Saturday, February 27, 2021
Feb. 27, 2021

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Women’s festival to shine light on sex assault

Third annual event at Clark College features more than 20 speakers

By , Columbian Arts & Features Reporter
Published:

Brenda Tracy wants school coaches and student athletes to #SetTheExpecation that they’ll never engage in, nor tolerate, sexual misconduct.

Tracy, keynote speaker at this weekend’s International Women’s Festival Northwest at Clark College, was gang raped by four men — two of them Oregon State University football players — in 1998. Before that, she was sexually abused as a child. Her survival of all that, and her decision to tell her story after years of silence, is remarkable. In 1998, Tracy didn’t have the strength and self-esteem to help police pursue a criminal case against the rapists; she has since said she was on the verge of suicide.

It wasn’t until 2014 that she started speaking out about her experience, and became an activist for the processing of untested rape kits and extending the statute of limitations for prosecuting sex crimes in Oregon.

Tracy is one of more than 20 speakers at the festival, which gets started tonight with a film screening and the launch of a new “WA Says No More” campaign, organized by the conference’s sponsor, National Women’s Coalition Against Violence and Exploitation, in partnership with the ongoing nationwide No More movement to end domestic and sexual violence. March 4-10 has been declared “No More Week.”

“One in five college women will be sexually assaulted, yet only a fraction of these crimes are ever reported, and even fewer result in punishment for the perpetrators,” said conference organizer Michelle Bart, president of the Women’s Coalition, which is based here in Vancouver. “This can stop. The first step is to start a conversation about the problem, and we plan to do that this year.”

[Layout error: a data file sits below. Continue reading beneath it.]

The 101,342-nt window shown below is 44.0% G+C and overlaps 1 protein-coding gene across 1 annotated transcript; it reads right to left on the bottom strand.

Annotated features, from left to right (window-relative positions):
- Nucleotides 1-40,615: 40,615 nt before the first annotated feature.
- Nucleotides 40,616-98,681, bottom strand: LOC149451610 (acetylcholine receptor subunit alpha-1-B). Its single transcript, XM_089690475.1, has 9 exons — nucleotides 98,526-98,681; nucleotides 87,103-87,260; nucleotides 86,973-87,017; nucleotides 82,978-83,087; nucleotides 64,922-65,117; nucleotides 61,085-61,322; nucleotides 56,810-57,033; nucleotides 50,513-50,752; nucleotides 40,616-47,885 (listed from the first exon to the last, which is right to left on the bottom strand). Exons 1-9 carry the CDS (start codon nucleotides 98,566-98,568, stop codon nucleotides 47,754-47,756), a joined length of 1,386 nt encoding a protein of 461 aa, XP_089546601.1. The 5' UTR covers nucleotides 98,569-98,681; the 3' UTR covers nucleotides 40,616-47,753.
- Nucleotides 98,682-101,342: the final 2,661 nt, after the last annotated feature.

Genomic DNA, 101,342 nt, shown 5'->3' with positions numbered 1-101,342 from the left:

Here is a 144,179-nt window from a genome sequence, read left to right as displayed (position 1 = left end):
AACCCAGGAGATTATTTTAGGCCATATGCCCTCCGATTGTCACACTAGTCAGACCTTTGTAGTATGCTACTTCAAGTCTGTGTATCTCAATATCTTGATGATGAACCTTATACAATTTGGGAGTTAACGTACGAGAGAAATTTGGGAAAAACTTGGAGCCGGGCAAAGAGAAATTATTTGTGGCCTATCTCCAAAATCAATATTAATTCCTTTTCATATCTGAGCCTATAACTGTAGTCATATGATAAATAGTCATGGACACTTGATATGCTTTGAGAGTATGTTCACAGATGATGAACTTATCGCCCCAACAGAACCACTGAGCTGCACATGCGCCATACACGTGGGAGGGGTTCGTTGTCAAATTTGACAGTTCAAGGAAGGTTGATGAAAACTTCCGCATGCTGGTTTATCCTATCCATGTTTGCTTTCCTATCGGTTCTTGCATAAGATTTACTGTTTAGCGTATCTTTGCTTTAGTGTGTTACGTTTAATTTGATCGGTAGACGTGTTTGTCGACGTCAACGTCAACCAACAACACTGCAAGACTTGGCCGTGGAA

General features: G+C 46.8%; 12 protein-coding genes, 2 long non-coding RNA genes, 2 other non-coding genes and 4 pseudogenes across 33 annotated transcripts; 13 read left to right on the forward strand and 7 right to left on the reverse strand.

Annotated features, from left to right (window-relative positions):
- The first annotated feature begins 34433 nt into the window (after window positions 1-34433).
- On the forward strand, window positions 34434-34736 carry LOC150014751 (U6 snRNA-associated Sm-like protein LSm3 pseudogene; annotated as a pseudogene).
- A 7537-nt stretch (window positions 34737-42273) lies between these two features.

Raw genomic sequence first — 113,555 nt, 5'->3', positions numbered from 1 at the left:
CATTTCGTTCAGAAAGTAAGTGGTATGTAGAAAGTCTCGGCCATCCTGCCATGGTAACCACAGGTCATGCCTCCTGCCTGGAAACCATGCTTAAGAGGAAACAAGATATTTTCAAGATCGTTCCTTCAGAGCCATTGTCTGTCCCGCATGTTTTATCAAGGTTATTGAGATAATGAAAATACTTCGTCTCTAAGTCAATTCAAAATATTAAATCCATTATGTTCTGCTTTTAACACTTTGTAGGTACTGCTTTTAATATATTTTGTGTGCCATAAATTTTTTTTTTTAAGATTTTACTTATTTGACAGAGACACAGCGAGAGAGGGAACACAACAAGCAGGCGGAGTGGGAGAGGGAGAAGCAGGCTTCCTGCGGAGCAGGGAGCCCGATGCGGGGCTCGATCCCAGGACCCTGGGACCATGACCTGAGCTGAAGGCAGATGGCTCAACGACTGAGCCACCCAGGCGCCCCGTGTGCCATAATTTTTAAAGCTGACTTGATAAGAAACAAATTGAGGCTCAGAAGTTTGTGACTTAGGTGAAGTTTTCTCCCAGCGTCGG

If You Go

What: International Women’s Festival Northwest.

• When: 6-9 p.m. March 9 (in Foster Auditorium); 8 a.m.-5 p.m. March 10 (in Gaiser Hall).

• Where: Clark College, 1933 Fort Vancouver Way, Vancouver.

• Cost: $10 for Friday night only; $35 for Friday and Saturday; $20 for students.

• Information: womensfestivalnw.org

 

• GET INVOLVED

Download the #SetTheExpectation contract at brendatracy.com.

Doors open today at 6 p.m. at Foster Auditorium for a screening of “The Hunting Ground,” a 2015 documentary film that explores rape culture and the experience of numerous sexual assault victims on college campuses. (The film has proven both galvanizing to the movement and controversial as journalism, with some of its claims challenged as misleading and even “seriously false.”) Tracy will speak after the film.

The next day begins at 8 a.m. with a continental breakfast and networking time, followed by that lineup of speakers, workshops, exhibits, music and dancing, and the presentation of the 2018 Pebble Rebel Award, given to a woman making a difference in this community.

Vancouver Mayor Anne McEnerny-Ogle will offer a Saturday morning welcome; emcee for the day will be Natalie Brand of KING-5 in Seattle; and scheduled speakers include Seattle author Kelly McNelis, GLAM Beauty Bar creator Meghan Hamilton, Vancouver Business Journal “Dress Code” contributor Dr. Carol Parker Walsh and Erika Worth of storytelling series Girls ROAR — among others.

The day ends with an evening wrap-up party at the Cellar 55 winery tasting room in downtown Vancouver.

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